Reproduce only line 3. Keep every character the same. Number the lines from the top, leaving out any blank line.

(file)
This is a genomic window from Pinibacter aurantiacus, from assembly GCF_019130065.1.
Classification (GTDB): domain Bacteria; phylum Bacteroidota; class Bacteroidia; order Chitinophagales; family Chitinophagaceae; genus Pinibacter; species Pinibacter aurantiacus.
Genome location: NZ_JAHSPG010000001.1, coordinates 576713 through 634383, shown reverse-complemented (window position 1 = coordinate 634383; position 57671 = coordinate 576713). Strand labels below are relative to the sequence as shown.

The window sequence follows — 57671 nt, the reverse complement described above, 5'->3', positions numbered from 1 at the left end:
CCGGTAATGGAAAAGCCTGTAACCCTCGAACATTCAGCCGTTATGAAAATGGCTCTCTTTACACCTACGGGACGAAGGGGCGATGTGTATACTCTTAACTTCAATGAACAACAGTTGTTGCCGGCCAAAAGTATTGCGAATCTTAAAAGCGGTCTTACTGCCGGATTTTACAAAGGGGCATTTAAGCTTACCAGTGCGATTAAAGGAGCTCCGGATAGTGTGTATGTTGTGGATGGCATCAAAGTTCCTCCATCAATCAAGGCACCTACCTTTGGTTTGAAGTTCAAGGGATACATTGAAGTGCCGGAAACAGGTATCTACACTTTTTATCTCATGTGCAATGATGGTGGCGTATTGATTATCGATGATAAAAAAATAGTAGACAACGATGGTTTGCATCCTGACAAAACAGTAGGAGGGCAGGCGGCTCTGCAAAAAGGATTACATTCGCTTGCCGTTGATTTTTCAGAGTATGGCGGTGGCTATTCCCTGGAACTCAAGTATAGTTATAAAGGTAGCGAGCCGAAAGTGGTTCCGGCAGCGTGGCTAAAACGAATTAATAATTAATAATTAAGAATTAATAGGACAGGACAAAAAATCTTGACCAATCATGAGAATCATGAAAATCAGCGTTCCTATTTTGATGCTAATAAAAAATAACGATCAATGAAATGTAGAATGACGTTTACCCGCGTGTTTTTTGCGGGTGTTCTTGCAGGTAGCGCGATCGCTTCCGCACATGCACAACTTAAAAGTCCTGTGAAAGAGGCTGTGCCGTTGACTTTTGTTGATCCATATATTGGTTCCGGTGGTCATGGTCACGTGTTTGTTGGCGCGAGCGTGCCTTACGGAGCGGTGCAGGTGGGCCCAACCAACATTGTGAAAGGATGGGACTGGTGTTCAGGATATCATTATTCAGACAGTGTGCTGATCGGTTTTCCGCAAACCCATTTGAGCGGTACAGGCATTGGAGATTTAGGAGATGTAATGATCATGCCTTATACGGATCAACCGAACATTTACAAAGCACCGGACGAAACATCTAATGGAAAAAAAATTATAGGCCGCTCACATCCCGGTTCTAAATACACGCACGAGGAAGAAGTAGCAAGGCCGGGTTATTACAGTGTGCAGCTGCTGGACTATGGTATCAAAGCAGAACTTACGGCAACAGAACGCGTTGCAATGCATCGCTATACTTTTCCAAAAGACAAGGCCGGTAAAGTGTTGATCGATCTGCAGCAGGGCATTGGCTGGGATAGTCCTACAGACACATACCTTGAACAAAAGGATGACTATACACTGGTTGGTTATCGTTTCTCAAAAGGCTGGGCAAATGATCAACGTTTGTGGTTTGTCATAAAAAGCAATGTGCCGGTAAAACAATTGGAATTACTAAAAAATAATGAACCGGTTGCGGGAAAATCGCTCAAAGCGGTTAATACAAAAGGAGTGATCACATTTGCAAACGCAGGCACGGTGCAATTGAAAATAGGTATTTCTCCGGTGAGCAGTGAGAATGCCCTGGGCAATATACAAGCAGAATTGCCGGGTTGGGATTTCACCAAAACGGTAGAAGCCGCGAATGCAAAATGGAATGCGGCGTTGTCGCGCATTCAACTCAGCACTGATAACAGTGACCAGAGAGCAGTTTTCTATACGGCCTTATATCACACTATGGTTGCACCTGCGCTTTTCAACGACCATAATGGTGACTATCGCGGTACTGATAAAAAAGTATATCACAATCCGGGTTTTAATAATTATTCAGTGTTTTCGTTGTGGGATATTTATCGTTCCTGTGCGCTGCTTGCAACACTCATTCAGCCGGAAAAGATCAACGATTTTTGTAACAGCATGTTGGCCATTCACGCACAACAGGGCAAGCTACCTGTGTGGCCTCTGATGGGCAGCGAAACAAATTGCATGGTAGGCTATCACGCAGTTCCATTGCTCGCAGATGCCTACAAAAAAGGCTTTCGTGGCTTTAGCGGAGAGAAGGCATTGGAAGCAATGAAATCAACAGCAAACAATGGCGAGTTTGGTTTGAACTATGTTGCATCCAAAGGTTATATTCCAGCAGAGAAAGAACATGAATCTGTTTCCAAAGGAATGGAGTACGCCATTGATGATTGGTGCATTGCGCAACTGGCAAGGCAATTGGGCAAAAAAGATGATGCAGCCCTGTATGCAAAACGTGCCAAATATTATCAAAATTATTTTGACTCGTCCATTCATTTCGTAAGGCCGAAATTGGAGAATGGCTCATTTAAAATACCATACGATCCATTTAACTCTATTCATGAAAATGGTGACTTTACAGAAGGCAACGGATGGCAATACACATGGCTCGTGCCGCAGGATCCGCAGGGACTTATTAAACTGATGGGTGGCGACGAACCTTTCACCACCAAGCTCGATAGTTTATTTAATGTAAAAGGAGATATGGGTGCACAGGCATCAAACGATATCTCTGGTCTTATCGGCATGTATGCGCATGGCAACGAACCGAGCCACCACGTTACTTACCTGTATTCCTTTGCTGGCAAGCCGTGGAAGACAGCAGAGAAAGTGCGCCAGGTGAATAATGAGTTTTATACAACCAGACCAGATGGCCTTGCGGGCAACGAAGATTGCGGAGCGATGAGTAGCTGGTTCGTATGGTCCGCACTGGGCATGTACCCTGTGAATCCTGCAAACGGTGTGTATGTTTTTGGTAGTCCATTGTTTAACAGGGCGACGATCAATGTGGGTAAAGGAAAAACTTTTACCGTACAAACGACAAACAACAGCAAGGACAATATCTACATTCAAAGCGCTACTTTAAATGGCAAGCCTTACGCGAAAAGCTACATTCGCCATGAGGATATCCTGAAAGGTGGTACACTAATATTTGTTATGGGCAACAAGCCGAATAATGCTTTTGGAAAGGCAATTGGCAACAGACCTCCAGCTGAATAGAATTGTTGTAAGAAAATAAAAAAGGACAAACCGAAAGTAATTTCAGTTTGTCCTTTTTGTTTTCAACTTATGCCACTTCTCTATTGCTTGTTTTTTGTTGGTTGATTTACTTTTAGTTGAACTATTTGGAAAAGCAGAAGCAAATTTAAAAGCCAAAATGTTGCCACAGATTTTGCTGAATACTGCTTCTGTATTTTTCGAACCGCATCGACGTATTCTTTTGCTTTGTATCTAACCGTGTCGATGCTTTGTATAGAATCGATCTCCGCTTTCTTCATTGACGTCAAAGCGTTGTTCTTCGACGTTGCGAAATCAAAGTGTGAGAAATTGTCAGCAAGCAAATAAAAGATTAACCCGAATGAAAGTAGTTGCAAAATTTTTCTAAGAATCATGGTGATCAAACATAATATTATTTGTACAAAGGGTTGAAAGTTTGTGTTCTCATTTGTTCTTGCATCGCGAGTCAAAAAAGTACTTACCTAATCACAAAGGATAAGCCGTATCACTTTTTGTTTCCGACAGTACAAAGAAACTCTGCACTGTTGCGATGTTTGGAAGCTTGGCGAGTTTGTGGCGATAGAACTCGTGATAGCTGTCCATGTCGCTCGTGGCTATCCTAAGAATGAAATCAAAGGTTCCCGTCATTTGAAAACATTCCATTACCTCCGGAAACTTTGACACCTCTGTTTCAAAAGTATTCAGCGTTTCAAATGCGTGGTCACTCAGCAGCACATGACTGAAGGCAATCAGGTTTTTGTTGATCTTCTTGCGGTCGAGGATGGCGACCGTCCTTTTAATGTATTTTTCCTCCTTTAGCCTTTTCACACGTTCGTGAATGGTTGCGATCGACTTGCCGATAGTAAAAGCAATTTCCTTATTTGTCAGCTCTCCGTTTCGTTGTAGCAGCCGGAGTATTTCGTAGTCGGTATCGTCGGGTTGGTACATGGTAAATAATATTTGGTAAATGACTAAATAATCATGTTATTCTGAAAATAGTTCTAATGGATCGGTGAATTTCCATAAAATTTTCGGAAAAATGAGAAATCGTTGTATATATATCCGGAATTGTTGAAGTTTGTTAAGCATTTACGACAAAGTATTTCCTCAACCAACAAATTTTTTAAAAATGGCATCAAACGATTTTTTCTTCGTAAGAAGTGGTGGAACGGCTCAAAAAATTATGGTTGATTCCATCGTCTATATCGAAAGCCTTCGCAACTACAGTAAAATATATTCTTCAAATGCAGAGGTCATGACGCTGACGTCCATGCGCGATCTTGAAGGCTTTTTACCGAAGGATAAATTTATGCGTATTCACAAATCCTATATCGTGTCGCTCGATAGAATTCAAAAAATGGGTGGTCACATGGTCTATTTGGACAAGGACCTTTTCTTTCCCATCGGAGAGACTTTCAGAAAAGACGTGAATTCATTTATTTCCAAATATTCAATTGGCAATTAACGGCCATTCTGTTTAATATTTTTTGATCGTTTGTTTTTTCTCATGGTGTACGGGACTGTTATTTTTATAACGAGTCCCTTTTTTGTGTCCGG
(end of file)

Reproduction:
Genome location: NZ_JAHSPG010000001.1, coordinates 576713 through 634383, shown reverse-complemented (window position 1 = coordinate 634383; position 57671 = coordinate 576713). Strand labels below are relative to the sequence as shown.